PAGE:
Anjam Anand is known as the Queen of modern Indian cuisine for good reason. She has written seven cook books, outsold Harry Potter in the UK and has had two BBC TV Series. Most interestingly, Anjam is also renowned for being an Ayurvedic expert having written a book called ‘Eat Right for Your Body Type’.
Her cooking philosophy focuses on showcasing the true face of Indian food – a lighter, fresher and far more well-balanced version than some heavy offerings at Indian restaurants.
Anjum grew up in London but had extensive international experience working across the world in innovative restaurants such as Café Spice in New York, the Mondrian Hotel in Los Angeles, and the Park Royal Hotel’s Indian restaurant in New Delhi. But her real love is delicious and stylish food that is simple enough to cook at home.
I caught up with Anjam to find out what modern Indian means for her and what’s next.
When did you discover your love of cooking?
Since I can remember, I have always loved to cook. From the age of three I often cooked simple things like samosas with my mother. When I was younger, I never thought cooking as a profession but after gaining a European Business Degree, I realised cooking was my true passion and decided to pursue it.
How would you describe your cooking style?
Most peoples experience of Indian food in the west is not a true reflection of the real food we eat at home, which is lighter, fresher and far more well balanced than the offerings at some Indian restaurants. I try to showcase the true face of Indian food .I like to create food which fits into our hectic lifestyles and is easy to cook at home.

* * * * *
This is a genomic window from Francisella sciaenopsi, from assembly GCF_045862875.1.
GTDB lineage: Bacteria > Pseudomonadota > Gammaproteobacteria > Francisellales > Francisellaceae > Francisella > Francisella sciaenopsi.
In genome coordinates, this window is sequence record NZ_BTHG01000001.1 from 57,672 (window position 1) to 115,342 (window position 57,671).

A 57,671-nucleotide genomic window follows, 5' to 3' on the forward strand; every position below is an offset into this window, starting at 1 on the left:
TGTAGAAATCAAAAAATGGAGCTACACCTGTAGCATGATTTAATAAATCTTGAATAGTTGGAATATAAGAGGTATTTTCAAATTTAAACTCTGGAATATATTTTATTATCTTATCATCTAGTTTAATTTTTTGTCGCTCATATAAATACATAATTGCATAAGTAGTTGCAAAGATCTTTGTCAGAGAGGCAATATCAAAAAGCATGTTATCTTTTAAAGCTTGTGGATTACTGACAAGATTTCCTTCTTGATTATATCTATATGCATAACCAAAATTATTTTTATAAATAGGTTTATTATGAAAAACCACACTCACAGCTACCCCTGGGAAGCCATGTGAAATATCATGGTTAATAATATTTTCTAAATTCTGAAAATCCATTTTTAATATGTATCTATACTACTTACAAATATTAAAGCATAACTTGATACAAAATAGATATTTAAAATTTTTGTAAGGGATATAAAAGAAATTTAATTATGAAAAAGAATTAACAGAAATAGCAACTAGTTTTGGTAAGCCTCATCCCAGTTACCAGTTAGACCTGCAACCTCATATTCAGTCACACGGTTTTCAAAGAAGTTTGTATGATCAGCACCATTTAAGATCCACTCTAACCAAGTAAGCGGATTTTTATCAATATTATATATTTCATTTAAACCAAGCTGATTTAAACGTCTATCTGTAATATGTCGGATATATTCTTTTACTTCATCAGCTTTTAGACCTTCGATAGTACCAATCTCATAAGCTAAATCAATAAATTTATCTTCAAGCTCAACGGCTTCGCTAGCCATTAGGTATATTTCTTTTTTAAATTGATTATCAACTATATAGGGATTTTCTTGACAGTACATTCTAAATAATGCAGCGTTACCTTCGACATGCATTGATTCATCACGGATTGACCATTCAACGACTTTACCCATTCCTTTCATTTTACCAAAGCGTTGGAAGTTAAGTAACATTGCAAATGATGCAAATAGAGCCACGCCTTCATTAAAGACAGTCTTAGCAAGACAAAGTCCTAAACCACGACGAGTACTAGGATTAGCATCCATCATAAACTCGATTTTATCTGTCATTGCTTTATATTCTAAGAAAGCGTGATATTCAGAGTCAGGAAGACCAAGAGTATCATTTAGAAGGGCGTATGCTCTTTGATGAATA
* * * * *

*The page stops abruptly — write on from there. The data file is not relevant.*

I always cook with ingredients which are seasonal and readily available on my doorstep.
Tell me about your book, Eat Right for Your Body Type?
This book is inspired by the principles of Ayurveda and is all about healthy lifestyle and food choices. The book includes over 80 healthy eating recipes which span flavours from all cuisines. I have been practising over Ayurveda for over eight years and have learnt a lot about the relationship between food and my body. The book is all about how what you eat can impact on your health and how you look and feel.
Why did you start practicing Ayurveda?
For a while my body just didn’t feel right and doctors weren’t helping me. Ayurveda has helped me understand my body – how it works and I feel much more balanced now. It’s a rational way of living and is not based on any fads or yo yo diets which I tended to do before.
Are there any new trends to look out for in Indian cuisine?
Indian food is constantly evolving. There has been a marked increased in the number of Michelin starred chefs and the quality of Indian cooking continues to rise. Indian food now has more of a focus on seasonal and regional produce. There has also been an increase in chefs practicing molecular gastronomy.
Can you share a recipe?
Sure here is one of my most popular recipes!
Gluten-Free Grilled Chickpea Seekh Kebab Wraps